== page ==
Al Capone letter goes up for auction, but rumors swirl that it was stolen from court

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This letter is a steal. Perhaps literally.

The winning bidder of a signed Al Capone legal document up for auction this week in Boston may be taking home a piece of true-crime history -- but also possibly an actual piece of a crime scene.

The document – signed around 1930 by the infamous gangster amid allegations that he ran an illegal liquor house in Miami – is believed to have been swiped from the original courthouse files in South Florida.

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R.R. Auction, the company running the “Gangsters, Outlaws and Lawmen” auction that features items owned by famed hoodlums like Bugsy Siegel, Whitey Bulger and Bonnie and Clyde along with Capone – has not identified the private seller of the document, but says the letter is legitimate.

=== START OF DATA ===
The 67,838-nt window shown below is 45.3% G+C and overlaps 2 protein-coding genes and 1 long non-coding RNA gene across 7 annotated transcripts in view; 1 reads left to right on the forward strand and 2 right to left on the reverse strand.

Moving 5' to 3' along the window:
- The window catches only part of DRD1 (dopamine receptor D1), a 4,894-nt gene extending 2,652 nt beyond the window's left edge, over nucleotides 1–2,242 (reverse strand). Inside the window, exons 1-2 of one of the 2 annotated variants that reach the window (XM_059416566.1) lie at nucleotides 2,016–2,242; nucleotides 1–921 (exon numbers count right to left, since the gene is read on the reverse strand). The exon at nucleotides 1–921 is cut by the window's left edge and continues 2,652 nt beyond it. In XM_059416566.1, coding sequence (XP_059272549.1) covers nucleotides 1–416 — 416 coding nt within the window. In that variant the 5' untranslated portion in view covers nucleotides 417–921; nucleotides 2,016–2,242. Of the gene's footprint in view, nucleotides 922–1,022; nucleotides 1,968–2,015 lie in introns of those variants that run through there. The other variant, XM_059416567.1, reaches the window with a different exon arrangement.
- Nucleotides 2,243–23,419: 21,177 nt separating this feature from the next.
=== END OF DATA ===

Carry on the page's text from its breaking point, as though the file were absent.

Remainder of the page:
As for its shadowy history…

“We know that multiple copies of court documents are produced and get into private hands,” Bobby Livingston, the auction house’s executive vice president, told the Miami Herald. “It’s not uncommon.”

The Miami Herald reviewed the Miami-Dade Clerk of Courts archive earlier this week and found no original or copies of Capone’s six page letter – a fact that proved worrisome to retired Miami-Dade Circuit Judge Scott Silverman.

“If this is an original document that was filed with the court, it needs to be back in a court file and preserved for future generations,” Silverman, who was previously the court system’s historian, told the Florida newspaper.

For bidders not comfortable with spending their money on such a “hot” item, the auction will also be putting on the block a subpoena from the 1930 perjury prosecution of Capone, his diamond-studded pocket watch, sheet music penned by the man nicknamed “Scarface” and other trinkets from his Chicago home.